If you’re looking for a university-standard textbook on yoga theory or rather, a systematically-written yoga manual, this is it. First published in 1969 by the renowned Bihar School of Yoga, I found the text to be a lucid guide through classical yoga, explaining both the simplest and the most advanced practices of the Hatha Yoga system. It remains a must-have for students and teachers alike.
Yoga Anatomy – Leslie Kaminoff
“It is a fundamental fallacy to think that our human bodies work like the structures that humans have built…”
Many powerful texts (originating mainly from India) have stressed the philosophical and spiritual aspects of yoga. But with the sharp rise of its popularity in the West, many students felt the need for more information on the physical effects of the practice. Leslie Kaminoff’s best-selling Yoga Anatomy has served this purpose since it was first published in 2007. His text offers a deeper understanding of yogic postures and explains specifically how the spine, breath and body position are fundamentally linked. Kaminoff, inspired by the tradition of Shri Desikacharji, is a specialist in yoga and breath anatomy and runs a famed studio and breath workshop in New York City.
The Autobiography Of A Yogi – Paramhansa Yogananda
“The future will take care of itself…”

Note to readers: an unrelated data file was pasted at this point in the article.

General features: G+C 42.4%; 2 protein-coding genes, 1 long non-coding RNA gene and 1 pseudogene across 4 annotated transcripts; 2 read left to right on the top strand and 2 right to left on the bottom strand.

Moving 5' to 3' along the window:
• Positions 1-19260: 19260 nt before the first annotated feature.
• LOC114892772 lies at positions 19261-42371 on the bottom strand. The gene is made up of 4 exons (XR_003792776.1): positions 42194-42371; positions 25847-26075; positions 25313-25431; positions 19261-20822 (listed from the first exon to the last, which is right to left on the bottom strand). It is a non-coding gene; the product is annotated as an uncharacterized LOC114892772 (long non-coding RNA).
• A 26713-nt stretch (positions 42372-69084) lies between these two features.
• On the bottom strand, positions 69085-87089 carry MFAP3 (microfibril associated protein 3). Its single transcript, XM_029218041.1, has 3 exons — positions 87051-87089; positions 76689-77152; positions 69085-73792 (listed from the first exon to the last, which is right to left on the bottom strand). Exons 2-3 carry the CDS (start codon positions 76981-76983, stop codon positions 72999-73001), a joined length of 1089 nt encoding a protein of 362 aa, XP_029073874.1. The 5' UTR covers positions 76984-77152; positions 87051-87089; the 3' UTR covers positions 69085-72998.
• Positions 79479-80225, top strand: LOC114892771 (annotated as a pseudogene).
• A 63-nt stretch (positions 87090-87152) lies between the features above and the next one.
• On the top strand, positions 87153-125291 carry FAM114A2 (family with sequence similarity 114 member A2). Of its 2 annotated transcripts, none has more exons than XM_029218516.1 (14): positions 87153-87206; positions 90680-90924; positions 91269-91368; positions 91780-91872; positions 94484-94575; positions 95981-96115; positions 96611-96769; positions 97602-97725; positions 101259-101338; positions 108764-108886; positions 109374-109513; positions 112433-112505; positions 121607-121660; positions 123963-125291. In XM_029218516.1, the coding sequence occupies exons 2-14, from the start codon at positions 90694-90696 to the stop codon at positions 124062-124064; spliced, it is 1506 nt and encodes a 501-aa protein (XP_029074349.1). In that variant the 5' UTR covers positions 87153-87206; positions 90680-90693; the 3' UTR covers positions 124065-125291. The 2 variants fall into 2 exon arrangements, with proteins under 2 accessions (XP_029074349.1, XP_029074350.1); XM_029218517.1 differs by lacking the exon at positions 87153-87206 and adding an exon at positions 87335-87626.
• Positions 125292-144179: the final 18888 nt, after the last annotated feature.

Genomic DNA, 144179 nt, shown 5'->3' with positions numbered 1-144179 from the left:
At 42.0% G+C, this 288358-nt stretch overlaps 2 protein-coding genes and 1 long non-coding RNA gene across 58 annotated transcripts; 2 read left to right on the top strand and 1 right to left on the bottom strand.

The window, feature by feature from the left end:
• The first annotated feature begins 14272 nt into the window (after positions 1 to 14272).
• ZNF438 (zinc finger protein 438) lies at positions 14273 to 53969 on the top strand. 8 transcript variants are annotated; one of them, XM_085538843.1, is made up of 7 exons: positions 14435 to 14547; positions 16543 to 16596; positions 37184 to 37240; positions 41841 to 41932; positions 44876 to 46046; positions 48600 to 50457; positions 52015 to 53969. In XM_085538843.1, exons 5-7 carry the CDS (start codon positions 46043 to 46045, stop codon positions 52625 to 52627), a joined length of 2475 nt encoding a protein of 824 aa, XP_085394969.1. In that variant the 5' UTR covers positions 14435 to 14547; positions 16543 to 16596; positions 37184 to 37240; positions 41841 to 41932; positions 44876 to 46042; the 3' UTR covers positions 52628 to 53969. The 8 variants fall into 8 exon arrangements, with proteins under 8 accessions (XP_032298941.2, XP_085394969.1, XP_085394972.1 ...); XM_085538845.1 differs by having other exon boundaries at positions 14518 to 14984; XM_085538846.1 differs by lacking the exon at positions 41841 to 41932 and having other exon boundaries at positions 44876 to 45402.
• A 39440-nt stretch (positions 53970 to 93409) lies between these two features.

This personal and sentimental account of a Yogi’s life and travels is not for spiritual skeptics! Swami Paramhansa Yogananada’s rich memoir delves into a myriad miracles of faith occurring in ordinary circumstances, but it’s precisely for this reason that the book has acquired a significant cult following. Chapters such as The Tiger Swami and Two Penniless Boys In Brindaban stand out in the narrative, which is largely based on the Yogi’s teaching stints in the United States between 1920 and 1950. Interestingly, upon the Yogi’s death in 1952, his body was kept in a California mortuary and showed no signs of physical disintegration for upto 20 days.
In 1917, Yogi Paramhansa founded the Yogoda Satsanga Society of India (known overseas as the Self Realization Fellowship) and to date, many lives continue to be touched by the Yogi’s teachings and meditations. His autobiographic work is considered one of the most moving chronicles within modern yogic literature and has been printed in multiple editions and languages.
I have to confess though, that the first book I ever read on yoga had absolutely nothing to do with yoga – barring its title. Actually, it has everything to do with it. Yoga For People Who Can’t Be Bothered To Do It is a delightful collection of essays and anecdotes by Geoff Dyer. It’s part free-wheeling travelogue (“A restaurant on the moon could not have had less atmosphere…”), part crisis-ridden memoir (“I had to be on my own, just so that I would not feel as alone…”) – a combination most budding yogis can relate to! This is a slim paperback, breezy yet never superficial, and its warmth, humour and lack of self-consciousness made me smile. Just as yoga does. So if none of the books on this list so far can interest you, at least try this one.